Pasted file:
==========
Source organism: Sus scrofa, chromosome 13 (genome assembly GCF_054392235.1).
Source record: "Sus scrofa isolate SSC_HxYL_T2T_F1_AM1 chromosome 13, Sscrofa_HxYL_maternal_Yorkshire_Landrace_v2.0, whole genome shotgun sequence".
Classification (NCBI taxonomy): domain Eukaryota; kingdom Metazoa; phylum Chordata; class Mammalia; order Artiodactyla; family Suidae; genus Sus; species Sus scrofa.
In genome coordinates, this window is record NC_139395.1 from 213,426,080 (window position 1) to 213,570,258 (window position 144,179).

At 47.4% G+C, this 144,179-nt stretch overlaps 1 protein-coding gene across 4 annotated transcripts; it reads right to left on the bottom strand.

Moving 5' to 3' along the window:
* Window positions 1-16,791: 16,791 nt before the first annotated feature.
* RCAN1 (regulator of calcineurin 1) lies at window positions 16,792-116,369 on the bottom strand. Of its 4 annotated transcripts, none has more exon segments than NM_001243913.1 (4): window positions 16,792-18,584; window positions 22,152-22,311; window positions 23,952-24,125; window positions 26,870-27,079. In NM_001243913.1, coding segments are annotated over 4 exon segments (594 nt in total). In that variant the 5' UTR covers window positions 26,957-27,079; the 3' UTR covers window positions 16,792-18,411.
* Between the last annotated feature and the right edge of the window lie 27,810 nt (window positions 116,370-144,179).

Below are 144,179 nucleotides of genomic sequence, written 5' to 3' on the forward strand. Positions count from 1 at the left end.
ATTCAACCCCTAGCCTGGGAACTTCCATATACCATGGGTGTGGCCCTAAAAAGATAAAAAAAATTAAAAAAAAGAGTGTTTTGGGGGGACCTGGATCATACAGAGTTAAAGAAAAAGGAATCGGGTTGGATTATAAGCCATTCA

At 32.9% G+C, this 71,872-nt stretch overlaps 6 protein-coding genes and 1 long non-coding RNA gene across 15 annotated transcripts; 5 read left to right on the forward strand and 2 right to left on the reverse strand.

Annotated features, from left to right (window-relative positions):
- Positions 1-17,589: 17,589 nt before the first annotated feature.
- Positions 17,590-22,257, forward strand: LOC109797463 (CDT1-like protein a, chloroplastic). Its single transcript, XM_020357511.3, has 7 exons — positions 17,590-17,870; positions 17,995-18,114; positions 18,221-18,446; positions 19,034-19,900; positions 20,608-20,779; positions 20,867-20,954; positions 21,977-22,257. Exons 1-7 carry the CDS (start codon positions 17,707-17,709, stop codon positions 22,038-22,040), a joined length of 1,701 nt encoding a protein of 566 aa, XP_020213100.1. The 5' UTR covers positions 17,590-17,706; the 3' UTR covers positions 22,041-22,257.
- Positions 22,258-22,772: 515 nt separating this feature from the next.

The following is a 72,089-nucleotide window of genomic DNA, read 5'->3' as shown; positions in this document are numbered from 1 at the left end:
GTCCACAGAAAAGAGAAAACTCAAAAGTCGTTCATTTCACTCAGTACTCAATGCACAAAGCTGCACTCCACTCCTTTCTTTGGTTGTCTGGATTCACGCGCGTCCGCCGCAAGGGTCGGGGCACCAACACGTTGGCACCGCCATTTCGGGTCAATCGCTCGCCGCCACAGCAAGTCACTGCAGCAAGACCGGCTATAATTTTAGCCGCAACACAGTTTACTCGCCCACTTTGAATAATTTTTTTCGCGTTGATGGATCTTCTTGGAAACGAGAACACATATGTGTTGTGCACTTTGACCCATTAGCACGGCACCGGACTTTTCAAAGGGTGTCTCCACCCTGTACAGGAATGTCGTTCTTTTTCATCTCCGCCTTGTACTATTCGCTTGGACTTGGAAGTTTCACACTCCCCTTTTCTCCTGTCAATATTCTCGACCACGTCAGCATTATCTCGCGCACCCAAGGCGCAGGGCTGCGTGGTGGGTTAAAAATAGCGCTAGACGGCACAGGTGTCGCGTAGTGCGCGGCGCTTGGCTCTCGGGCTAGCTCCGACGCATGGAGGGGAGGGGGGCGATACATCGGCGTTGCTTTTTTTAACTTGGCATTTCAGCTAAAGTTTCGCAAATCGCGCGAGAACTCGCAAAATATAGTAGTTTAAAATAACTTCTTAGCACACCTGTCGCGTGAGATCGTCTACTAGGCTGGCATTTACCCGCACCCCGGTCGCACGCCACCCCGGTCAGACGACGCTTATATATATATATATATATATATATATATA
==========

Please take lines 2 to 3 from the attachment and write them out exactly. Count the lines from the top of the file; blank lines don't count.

Source record: "Sus scrofa isolate SSC_HxYL_T2T_F1_AM1 chromosome 13, Sscrofa_HxYL_maternal_Yorkshire_Landrace_v2.0, whole genome shotgun sequence".
Classification (NCBI taxonomy): domain Eukaryota; kingdom Metazoa; phylum Chordata; class Mammalia; order Artiodactyla; family Suidae; genus Sus; species Sus scrofa.